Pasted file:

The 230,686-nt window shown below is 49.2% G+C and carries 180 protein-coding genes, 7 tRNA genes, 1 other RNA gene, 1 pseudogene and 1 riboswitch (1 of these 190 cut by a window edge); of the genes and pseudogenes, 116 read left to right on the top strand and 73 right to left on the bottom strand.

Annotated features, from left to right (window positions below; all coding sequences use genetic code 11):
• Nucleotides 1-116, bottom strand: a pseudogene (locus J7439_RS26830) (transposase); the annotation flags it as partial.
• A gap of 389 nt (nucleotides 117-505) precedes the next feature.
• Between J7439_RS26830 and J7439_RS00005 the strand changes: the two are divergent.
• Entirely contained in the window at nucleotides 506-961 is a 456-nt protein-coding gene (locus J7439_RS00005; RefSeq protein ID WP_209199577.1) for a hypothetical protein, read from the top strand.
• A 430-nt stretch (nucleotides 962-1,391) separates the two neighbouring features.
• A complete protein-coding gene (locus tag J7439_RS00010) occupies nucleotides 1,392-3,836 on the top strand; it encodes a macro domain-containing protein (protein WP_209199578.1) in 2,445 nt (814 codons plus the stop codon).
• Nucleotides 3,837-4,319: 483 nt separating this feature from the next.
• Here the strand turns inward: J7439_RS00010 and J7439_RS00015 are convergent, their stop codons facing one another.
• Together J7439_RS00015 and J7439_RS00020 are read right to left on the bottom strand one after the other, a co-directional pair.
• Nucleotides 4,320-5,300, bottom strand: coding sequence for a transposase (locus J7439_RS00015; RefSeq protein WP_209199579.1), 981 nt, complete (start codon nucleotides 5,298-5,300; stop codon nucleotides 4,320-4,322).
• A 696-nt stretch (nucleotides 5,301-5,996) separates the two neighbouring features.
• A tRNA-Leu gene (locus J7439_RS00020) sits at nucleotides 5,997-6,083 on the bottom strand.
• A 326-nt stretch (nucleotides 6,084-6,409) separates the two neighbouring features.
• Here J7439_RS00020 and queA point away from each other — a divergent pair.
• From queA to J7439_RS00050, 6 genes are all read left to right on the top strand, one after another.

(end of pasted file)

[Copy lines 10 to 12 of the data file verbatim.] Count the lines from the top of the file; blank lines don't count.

• Here the strand turns inward: J7439_RS00010 and J7439_RS00015 are convergent, their stop codons facing one another.
• Together J7439_RS00015 and J7439_RS00020 are read right to left on the bottom strand one after the other, a co-directional pair.
• Nucleotides 4,320-5,300, bottom strand: coding sequence for a transposase (locus J7439_RS00015; RefSeq protein WP_209199579.1), 981 nt, complete (start codon nucleotides 5,298-5,300; stop codon nucleotides 4,320-4,322).